Book Review Money and Power

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2013
Money and Power
How Goldman Sachs Came to Rule the World
William D. Cohan

Contents of Book Review

Page

Introduction 3

Author’s Credentials 4

Brief Summary of the Book 5

Author’s Thesis 8
Criticisms 9

Notes on Sources 12

Conclusions 12

Introduction
I picked this book after carefully analyzing all the different titles. The reason I picked this book was because I wanted to learn more about the Financial Crisis in America as it is slightly out of my comfort zone. I had no previous knowledge of how Goldman Sachs operated or how influential they were in America. Money and Power was described as an insight into the inner circles of Goldman Sachs revealing a shocking story of clashing egos, backstabbing, sex scandals, private investigators, court cases and government cabals and what really lies underneath the PR projected image of the “perfect company”. I was attracted to this book as I, like most people in Ireland have been affected by the economic downturn and the role the banks had to play. I had a desire to learn about the financial situation on a global scale. When I chose this book I was looking forward to learning about the Goldman Sachs Company. The way the book was described on sights such as Amazon made it sound captivating and scandalous. I was expecting to read about a firm that had absolutely no morals, who had no respect for clients or employees. However, the book was not exactly how I envisioned it to be. The first chapter briefly describes the 2007 mortgage crisis and describes the firm who were determined to be the best and most elite at any cost, but for the next seventeen chapters we are given a long history lesson and introduced to people, most of whom have come from humble beginnings like Sidney Weinberg and Lloyd Blankfein. It is not until the last four chapters of the book that the scandals of the mortgage crisis are unleashed. When I picked this book I expected to finish the book and hate the institution that Goldman Sachs is, and although they have made extremely detrimental judgements in relation to client’s money, they are also, in my view an extremely hard working group of people who work hard on a daily basis to reinvent and grow the firm. Blankfein is made out to be a ruthless money grabber, however even through the crisis he has taking a heap of criticism but always stood by the bank. He sums up his hopes and aspirations for the firm on the last page of the book by saying, “Nobody puts a gun to your head to take the job... I want people to come here and feel really, really good about working here... I want clients to be proud of the fact that they’re working with Goldman Sachs, not to explain it. I feel the weight of that, I do. I have a sense of duty about these things, and so I’m in.”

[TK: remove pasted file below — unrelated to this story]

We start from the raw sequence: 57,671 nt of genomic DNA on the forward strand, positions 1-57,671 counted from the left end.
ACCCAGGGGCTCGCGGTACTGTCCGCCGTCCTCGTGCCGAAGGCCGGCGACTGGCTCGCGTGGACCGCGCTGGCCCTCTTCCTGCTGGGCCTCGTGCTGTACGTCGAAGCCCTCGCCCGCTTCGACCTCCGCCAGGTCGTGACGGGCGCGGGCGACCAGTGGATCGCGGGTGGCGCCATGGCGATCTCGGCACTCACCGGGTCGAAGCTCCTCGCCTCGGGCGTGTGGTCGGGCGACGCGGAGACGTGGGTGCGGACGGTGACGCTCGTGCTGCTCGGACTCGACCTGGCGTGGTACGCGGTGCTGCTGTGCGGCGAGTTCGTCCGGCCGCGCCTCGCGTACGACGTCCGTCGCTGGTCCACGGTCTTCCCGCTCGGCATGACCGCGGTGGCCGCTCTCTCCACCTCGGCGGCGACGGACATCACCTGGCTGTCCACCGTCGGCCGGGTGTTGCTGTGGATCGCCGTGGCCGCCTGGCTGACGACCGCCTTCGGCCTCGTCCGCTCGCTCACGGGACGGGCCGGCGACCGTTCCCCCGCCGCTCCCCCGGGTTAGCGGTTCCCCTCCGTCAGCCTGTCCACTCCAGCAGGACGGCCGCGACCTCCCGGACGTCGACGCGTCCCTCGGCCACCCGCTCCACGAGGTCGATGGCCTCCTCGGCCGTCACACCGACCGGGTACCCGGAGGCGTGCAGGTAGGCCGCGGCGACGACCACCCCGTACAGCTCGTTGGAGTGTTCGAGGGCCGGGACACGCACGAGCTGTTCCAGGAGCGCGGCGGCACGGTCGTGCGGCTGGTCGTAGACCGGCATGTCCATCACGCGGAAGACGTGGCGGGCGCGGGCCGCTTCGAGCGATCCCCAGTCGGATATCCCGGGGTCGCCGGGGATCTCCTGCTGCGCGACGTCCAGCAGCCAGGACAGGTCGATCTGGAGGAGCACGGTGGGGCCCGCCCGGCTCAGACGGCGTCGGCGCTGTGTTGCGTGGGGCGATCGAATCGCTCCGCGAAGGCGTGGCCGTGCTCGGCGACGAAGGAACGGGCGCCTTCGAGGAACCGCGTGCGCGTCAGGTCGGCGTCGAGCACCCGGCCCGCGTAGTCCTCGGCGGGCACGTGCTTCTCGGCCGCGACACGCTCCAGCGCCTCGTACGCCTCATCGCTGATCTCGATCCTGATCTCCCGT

Authors Credentials
William D. Cohan is an award winning investigative, newspaper journalist and Wall Street veteran who worked as a mergers and acquisition banker for seventeen years. Cohan studied at Duke University, Columbia School of...
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